I did the Grand Canyon trip with my friends in March of 2016. I have some very fond memories of the trip. The Grand Canyon is spell binding, and I’m extremely grateful that I did get a chance to visit this otherworldly beauty!

    The morning of the March 13th was pleasant, and our first visit of the day was to the famous Antelope Canyon. We had spent the night at a motel in Page, Arizona, which was a stone’s throw from the Antelope Canyon.

    Enroute to Antelope Canyon

    We had booked ourselves a tour with the Navajo Antelope Canyon Tours for 11 a.m. True to our nature, we were punctual and reached the tour counter well ahead of the 10 a.m. check-in time. After strolling around for a while, we finally got to start our tour. Our tour guide was friendly and the tour group was a fun-loving lot, who kept the tour lively with their comments and antics.

    An attempt to capture the heart shape formed by Sun rays playing on the canyons walls

    The Antelope Canyon was quite different from what I had imagined it would look like. Unlike the pictures on the internet, the canyon was the color and texture (as should be!) of sandstone. We had plenty of fun exploring the canyon, listening to interesting facts shared by the guide, and clicking away pictures from vantage points that the guide was kind enough to point out. The climate was hot and humid. The ride into the canyon on our open jeeps had been thrilling, and quite dusty as the guides seemed to love racing each other across the dust plains! The ride out was slightly less noisy, but no less dusty. It was a great experience on the whole.

    A branch washed into the canyon by a flash flood

    Useful tips:
    1. Use chrome mode on the iPhone for good pictures.
    2. Carry water on the hike.
    3 Listen to the guide, or you may miss out on instructions on how to angle the camera, and where to stand to get the right shots.
    4. Do not move anything. They leave untouched even branches washed in by flash floods to preserve the natural environment.
    5. Summer affords the most spectacular photos, as that is when the light penetrates the canyons at the right angles to make it vibrant.

  • Exploring our neighborhood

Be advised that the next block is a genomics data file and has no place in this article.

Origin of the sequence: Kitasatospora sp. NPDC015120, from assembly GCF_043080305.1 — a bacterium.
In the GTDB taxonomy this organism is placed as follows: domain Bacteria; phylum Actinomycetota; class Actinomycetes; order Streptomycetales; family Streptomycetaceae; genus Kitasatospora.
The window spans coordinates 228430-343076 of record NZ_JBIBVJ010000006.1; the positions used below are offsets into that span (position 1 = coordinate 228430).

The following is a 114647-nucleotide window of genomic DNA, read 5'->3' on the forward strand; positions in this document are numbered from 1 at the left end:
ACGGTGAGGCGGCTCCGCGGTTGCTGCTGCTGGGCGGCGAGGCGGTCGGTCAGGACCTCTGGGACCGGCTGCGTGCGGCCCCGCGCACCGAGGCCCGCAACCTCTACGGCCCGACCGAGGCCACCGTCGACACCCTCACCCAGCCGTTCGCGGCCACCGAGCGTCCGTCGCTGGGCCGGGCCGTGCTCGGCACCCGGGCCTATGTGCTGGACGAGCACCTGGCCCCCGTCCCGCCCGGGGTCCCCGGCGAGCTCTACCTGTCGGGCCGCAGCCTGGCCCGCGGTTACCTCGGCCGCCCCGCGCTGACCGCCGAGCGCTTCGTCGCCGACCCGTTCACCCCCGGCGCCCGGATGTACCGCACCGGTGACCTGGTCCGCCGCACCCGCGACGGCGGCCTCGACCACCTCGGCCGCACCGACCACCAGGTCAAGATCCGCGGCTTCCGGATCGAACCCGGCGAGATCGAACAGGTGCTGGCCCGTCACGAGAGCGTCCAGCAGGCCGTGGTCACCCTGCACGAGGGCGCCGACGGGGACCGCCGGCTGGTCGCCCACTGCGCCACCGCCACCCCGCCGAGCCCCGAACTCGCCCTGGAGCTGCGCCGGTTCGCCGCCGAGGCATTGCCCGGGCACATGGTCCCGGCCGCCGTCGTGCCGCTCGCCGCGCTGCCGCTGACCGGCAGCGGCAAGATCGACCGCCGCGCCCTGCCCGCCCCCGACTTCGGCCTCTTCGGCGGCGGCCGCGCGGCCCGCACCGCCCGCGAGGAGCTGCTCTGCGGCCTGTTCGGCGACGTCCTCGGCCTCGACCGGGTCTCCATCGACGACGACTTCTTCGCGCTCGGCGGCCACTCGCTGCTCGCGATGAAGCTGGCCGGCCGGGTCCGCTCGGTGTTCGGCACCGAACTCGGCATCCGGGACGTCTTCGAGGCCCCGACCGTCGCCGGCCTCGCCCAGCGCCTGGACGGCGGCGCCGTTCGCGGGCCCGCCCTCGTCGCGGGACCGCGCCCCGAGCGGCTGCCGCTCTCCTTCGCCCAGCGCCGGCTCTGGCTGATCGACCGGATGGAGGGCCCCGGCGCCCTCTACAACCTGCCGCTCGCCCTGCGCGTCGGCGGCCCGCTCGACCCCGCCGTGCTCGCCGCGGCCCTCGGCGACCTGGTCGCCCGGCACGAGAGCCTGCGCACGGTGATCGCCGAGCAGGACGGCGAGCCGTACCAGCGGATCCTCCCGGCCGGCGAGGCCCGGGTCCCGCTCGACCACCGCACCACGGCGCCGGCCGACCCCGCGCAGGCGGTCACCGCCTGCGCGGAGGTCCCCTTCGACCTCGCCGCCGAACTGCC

At a local cafe

    When I say I love to travel, I do not mean traveling to faraway places and checking items off the bucket list. What I actually love is exploring places near us, and occasionally taking to the road or flying to other places that we can afford visiting. One of our favorite pastimes used to be long walks along different neighborhood roads that we hadn’t yet explored. Walking down a road is never the same as driving along the same road. When we drive, we do not get to take in the beautiful houses or even to say hi to the friendly residents. There is something personal and warm about being able to explore the neighborhood and understanding the locality that we live in.

    Poplar Creek Trail

    We have discovered some yummy food in small shops near our house, which we would most likely have overlooked if we hadn’t been exploring on foot. We also walked to a wonderful cafe that had some great coffee and snacks, and most importantly tons of space both inside and outside. It was heaven after a long walk on a sultry evening!

    Interesting tombstones at the cemetery

    My most favorite discoveries have been a lovely hiking trail not very far from home. It is a very small trail, and it gets kind of slushy during the rains. But it is beautiful how it starts from a fairly busy road, and suddenly takes you through beautiful woods where the vehicle sounds get replaced by the chirps of birds or the gentle breeze! Another favorite discovery was an old cemetery right at the entrance of a road leading to a dead-end. If there is one thing that I love doing, and is frowned upon by others, then it is my love for cemeteries. This one isn’t large like the ones that I usually enjoy visiting, but it is just as charming. I wish it was better cared for though. We did spend a few minutes examining the tombstones and trying to track down the history. Evening well spent alright!

About Us

Welcome to the travel diary of a sailor & his wife! One chose his profession for the love of travel, while the other got to travel because of her profession.

– Nemo & The Wife!.